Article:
Viewers got a preview of the reincarnation of CNN’s “Crossfire” Sunday when former House Speaker Newt Gingrich and former White House “green jobs” czar Van Jones debated Saturday night’s “not guilty” verdict in the trial of George Zimmerman for the killing of Trayvon Martin.
“The question was, was it murder?” Gingrich, one of the two conservative hosts on the revival of “Crossfire” set to debut this fall, said.
“Six people, all of them, by the way, women, sat in a jury, spent five long weeks listening to the case, came back rather quickly and said the prosecution had totally failed. It failed to prove murder in the second degree; it failed to prove manslaughter. Now, at some point, you have to have some level of faith that a judge who was very tough on the defense attorneys and a jury of six independent people doing the best they can to find justice deserve some respect in our system, as opposed to some of the intense language that’s been used in reaction to their finding in this case about this incident, that in fact it was not murder.”
Jones, one of the two liberal hosts for the new “Crossfire,” responded by explaining what he believed to be the “racial implications” of the verdict.
“First of all, let me say a couple of things,” Jones replied. “At best, you can say this was a case where you had bad and confusing law, the ‘Stand Your Ground’ law, applied to bad and confusing facts, which gave a bad and confusing outcome. I agree with the Speaker, nobody feels, I think, super-great about this when you have a dead child and no accountability. The problem is now that’s been done. And I am left and a lot of people are left, as an African-American parent, what are the consequences of this verdict, now, for us, the people who care about black kids?”
“Do I now have to dress my kid in a tuxedo so that he can go buy Skittles?” he continued. “If my child is confronted by a stranger with a gun, am I now expected to tell my child — not if a police officer confronts you, but a stranger with a gun — comply, lie down, spread-eagle, do what you’re told? We are now left in a situation in which there are racial implications here. And I think most people see this as a case of racial profiling gone awry. And what are we now supposed to do as African-American parents and Americans who care about black kids? I don’t think that white parents are expected to tell their kids to wear a tuxedo to buy Skittles and lie spread-eagle for strangers with guns. And that’s why there’s a racial dimension here.”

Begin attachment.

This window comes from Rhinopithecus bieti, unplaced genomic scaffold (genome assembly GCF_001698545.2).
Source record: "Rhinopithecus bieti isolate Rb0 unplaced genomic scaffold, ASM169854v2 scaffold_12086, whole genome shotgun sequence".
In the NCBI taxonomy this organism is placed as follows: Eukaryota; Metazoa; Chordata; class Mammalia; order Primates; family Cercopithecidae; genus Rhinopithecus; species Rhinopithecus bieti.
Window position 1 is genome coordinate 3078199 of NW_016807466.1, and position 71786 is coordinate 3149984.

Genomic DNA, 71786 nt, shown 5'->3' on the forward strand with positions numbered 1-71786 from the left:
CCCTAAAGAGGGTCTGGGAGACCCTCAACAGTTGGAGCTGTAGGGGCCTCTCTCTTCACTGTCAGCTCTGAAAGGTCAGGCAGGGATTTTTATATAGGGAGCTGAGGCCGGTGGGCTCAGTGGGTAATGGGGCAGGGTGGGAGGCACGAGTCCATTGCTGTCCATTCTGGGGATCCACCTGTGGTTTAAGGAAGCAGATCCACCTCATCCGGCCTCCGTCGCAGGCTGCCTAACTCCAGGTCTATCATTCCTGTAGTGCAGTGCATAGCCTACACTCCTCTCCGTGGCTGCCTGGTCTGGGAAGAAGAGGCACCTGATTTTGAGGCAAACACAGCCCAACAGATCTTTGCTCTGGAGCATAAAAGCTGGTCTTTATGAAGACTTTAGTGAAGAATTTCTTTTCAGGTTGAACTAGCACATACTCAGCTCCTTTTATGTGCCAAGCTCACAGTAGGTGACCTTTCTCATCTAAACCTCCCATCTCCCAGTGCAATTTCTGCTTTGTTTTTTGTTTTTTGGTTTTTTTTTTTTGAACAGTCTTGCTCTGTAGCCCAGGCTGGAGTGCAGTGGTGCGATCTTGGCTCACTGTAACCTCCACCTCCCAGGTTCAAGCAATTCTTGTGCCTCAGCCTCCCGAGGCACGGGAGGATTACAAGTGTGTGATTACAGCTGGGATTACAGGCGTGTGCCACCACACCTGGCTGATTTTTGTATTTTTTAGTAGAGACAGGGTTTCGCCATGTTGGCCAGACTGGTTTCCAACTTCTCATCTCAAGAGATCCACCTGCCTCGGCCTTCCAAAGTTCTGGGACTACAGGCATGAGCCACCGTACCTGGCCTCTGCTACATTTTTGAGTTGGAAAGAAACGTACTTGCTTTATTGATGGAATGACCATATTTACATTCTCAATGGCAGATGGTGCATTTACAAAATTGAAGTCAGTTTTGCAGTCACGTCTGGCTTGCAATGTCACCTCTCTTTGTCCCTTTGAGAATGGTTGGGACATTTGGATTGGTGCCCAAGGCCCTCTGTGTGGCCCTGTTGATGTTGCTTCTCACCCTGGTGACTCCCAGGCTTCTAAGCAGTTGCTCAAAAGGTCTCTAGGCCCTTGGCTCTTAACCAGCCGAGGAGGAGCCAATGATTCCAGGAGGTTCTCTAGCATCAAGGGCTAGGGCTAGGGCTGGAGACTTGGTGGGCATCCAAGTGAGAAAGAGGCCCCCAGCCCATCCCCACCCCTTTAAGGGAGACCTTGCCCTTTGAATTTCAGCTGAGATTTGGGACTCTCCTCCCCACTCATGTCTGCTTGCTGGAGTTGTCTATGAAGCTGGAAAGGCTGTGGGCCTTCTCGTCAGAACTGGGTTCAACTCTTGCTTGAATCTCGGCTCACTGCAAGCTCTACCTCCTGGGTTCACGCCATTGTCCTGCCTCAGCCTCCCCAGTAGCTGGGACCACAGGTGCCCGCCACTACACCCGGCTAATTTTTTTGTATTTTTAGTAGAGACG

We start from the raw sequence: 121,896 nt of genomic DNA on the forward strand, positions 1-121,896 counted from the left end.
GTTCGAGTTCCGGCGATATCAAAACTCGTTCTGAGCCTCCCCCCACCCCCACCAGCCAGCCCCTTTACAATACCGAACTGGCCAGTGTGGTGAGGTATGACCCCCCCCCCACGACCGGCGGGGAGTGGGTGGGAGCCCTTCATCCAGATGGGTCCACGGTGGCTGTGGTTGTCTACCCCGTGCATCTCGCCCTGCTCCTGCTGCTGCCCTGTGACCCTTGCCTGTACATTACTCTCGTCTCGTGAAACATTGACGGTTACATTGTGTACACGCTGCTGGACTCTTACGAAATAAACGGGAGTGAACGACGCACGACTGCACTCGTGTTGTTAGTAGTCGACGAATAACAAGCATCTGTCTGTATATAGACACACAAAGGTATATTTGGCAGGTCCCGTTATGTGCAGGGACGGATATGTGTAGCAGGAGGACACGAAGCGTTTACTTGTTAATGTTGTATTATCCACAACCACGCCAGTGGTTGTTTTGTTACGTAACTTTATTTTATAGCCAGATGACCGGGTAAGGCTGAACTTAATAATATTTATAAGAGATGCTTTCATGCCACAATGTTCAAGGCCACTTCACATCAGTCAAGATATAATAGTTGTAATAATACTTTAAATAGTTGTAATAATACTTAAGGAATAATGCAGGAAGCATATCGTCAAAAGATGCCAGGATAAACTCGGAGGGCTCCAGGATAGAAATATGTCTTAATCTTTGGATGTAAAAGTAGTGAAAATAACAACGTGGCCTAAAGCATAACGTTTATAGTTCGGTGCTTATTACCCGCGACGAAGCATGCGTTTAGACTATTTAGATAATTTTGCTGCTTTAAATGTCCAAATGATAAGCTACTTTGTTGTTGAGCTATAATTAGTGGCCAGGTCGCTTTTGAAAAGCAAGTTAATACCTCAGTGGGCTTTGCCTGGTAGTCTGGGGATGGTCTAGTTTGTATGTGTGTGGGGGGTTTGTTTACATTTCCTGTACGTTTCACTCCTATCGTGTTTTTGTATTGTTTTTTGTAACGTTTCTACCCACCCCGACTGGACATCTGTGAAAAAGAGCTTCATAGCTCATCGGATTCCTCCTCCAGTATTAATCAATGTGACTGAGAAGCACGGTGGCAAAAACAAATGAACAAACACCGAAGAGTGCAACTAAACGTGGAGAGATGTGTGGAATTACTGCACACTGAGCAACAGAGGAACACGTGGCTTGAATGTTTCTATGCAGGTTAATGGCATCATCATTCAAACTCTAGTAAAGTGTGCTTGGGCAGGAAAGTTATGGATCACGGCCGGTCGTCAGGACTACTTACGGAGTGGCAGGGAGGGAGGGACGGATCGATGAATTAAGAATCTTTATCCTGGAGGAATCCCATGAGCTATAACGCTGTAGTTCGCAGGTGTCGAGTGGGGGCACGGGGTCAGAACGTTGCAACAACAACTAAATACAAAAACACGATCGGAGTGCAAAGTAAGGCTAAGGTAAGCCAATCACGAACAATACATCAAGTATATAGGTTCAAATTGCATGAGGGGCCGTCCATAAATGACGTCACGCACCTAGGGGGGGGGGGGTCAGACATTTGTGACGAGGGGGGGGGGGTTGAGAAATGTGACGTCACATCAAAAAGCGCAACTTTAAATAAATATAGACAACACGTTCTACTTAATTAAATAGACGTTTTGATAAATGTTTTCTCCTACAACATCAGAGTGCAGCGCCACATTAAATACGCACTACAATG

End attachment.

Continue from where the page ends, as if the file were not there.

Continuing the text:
Later in the segment, Gingrich addressed concerns that the outcome would be used to divide people along racial lines, noting there was another path that leaders could take.
“I think there’s a real opportunity, because the country is polarized on this,” Gingrich said. “It does clearly have racial dimensions, particularly if you’re African American. The question is going to be, in the next few days — and it’s going to be a fascinating moment in our history — are we going to be led by healers who say let’s have a conversation together, or are we going to be led by people who divide us? And I think there is a lot to talk about here. As you know, we both agree on the issue of prison reform. So I think there are things to talk about. My fear is it’s going to be used as an excuse by some people to further divide the nation and further polarize it.”
Jones charged the media with being racially divisive for suggesting that the black community could become violent in the wake of a “not guilty” verdict.
“I’ve heard over and over again on television — you talk about divisions — I’ve heard over and over on television, what are these black kids going to do now?” Jones said. “Are they going to riot? Are they going to be violent? Are they going to threaten Mr. Zimmerman? Are they going to threaten the jurors? Are these — does this case mean that there’s going to be violence from black kids against society? That is unfair. That is polarizing. In fact, if anything, we should be concerned that there’s a green light for society to be more violent toward black kids. I’ve heard the Trayvon Martin family say over and over again, ‘Be peaceful. Be peaceful.’ There has been no pressure from the Zimmerman side of this to come forward and say, ‘And, by the way, don’t confront teenagers with guns’ and to try to calm that side down.”
“I’ve been called ‘nigger, nigger, nigger, nigger’ on Twitter, in ways that are just shocking to me because I’ve been trying to say there is something racially wrong here when you have a situation where a black kid winds up dead,” he continued. “And I’ve heard the word ‘black thug’ used over and over again as, now, a common description. There is something wrong here, Mr. Speaker, where we have these kinds of double standards. There is no violence coming from black youth. The black youth have been peaceful. They have — they have used art and Twitter. And yet, still, they are suspect and there has been no pressure on the pro-vigilante side to calm down their violent rhetoric.”